Historical Marker #2396 commemorates the Shelby Park Neighborhood, one of the areas in Louisville that was originally populated by German immigrants.
This area of the city received one of the later waves of immigrants. In 1847, the upper third of Shelby Park between Kentucky and Oak Streets was originally subdivided by hardware merchant John Rust. As late as 1876, however, large lots remained undivided. This area has the oldest residences in the neighborhood. The lower third of the neighborhood was subdivided in the 1870s by Peter J. Maret and R. A. Robinson. The central core of the neighborhood was subdivided in 1894 by M. G. B. Caldwell and her sister, Mary B. Caldwell von Zedwitz. The major residential development began in the 1880s and gained momentum in the next decade.
Shelby Park was created between 1907 and 1909 and is bounded by Oak on the north, Camp on the south, Jackson on the west, and Clay on the east. The land was purchased by the Board of Park Commissioners. Mayor Barth strongly favored the creation of the park and hoped a Carnegie library could be included in the project. In 1907, he personally bought and held 11.4 acres until the Board of Park Commissioners was ready to act. In 1908, the City of Louisville added 4.2 acres and an additional acre was added by two families, making Shelby Park just over seventeen acres.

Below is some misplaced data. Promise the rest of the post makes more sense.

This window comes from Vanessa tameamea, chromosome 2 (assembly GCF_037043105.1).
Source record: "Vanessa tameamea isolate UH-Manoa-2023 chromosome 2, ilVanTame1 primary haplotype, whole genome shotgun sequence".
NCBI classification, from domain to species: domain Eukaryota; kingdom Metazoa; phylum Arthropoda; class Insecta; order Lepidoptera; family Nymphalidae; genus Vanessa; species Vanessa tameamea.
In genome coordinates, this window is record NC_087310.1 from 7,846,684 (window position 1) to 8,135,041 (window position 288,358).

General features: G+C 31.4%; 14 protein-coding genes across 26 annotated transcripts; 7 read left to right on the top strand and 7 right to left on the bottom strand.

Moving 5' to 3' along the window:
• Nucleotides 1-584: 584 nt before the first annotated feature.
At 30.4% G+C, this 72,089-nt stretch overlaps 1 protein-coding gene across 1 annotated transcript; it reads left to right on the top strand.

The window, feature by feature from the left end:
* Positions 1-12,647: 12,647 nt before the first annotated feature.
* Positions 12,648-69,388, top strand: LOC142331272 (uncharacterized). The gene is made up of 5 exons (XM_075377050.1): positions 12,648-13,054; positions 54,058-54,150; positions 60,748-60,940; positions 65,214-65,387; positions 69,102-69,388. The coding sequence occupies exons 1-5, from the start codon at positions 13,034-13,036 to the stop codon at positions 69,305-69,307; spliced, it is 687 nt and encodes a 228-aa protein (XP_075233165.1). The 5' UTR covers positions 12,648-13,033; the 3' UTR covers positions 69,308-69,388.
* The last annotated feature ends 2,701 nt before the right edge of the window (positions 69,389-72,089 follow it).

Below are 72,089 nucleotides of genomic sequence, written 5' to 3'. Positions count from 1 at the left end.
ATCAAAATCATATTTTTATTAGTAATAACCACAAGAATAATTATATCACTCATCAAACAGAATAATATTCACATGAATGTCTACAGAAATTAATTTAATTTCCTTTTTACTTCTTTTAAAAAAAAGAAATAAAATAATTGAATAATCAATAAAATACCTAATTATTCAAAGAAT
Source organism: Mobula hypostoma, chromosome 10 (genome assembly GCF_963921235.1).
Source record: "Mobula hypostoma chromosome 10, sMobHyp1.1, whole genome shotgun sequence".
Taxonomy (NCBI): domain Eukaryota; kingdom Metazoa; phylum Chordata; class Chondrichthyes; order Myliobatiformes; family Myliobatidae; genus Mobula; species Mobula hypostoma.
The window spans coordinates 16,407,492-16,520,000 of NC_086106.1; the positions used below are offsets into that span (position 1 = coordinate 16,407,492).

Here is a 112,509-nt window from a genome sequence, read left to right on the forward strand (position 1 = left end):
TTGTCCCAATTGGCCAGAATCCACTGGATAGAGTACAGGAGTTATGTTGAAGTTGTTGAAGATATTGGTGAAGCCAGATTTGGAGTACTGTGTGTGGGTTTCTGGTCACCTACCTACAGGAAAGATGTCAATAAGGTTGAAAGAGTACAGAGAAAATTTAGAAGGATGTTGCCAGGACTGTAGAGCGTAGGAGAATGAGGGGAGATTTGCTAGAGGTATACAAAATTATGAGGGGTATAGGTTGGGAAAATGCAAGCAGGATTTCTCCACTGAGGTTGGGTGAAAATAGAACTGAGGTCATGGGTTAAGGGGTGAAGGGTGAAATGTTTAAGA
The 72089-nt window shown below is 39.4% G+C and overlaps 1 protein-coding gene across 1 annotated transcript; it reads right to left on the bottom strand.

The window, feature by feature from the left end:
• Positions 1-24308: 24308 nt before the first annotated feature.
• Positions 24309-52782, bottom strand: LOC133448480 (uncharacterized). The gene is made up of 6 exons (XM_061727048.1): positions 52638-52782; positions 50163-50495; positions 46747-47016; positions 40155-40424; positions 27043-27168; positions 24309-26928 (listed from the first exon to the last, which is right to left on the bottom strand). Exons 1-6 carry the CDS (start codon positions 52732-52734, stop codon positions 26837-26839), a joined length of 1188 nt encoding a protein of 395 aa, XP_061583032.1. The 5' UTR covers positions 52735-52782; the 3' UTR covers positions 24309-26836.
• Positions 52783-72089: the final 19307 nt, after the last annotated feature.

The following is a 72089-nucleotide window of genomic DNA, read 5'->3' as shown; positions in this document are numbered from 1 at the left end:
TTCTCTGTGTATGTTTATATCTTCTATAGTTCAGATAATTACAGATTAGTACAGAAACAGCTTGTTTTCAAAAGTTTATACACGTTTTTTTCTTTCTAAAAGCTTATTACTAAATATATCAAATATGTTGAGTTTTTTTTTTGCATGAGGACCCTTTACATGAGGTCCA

Two major institutions anchor the core of the neighborhood. In 1911, the Second Renaissance Revival, Carnegie-endowed, Shelby Park Branch Library was constructed on Oak in the park. The symmetrical building is sheathed in smooth-coursed limestone and was designed by one of Louisville's most important architects, Arthur Loomis. The St. Vincent de Paul Church parish was established in 1879 at the intersection of Oak and Shelby Streets, one block east of Shelby Park. The current Gothic Revival structure was constructed in 1886 and a new façade added in 1927. Across the street from the church is the neo-Classical, St. Vincent de Paul School and the St. Ursala Convent.
The oldest structures in the neighborhood consist of two-story, brick Italianate dwellings and shotguns of the same style, primarily along Oak, St. Catherine, and Kentucky Streets. Two story frame houses with classical details as well as one-story cottages and bungalows face Oak and Camp Streets.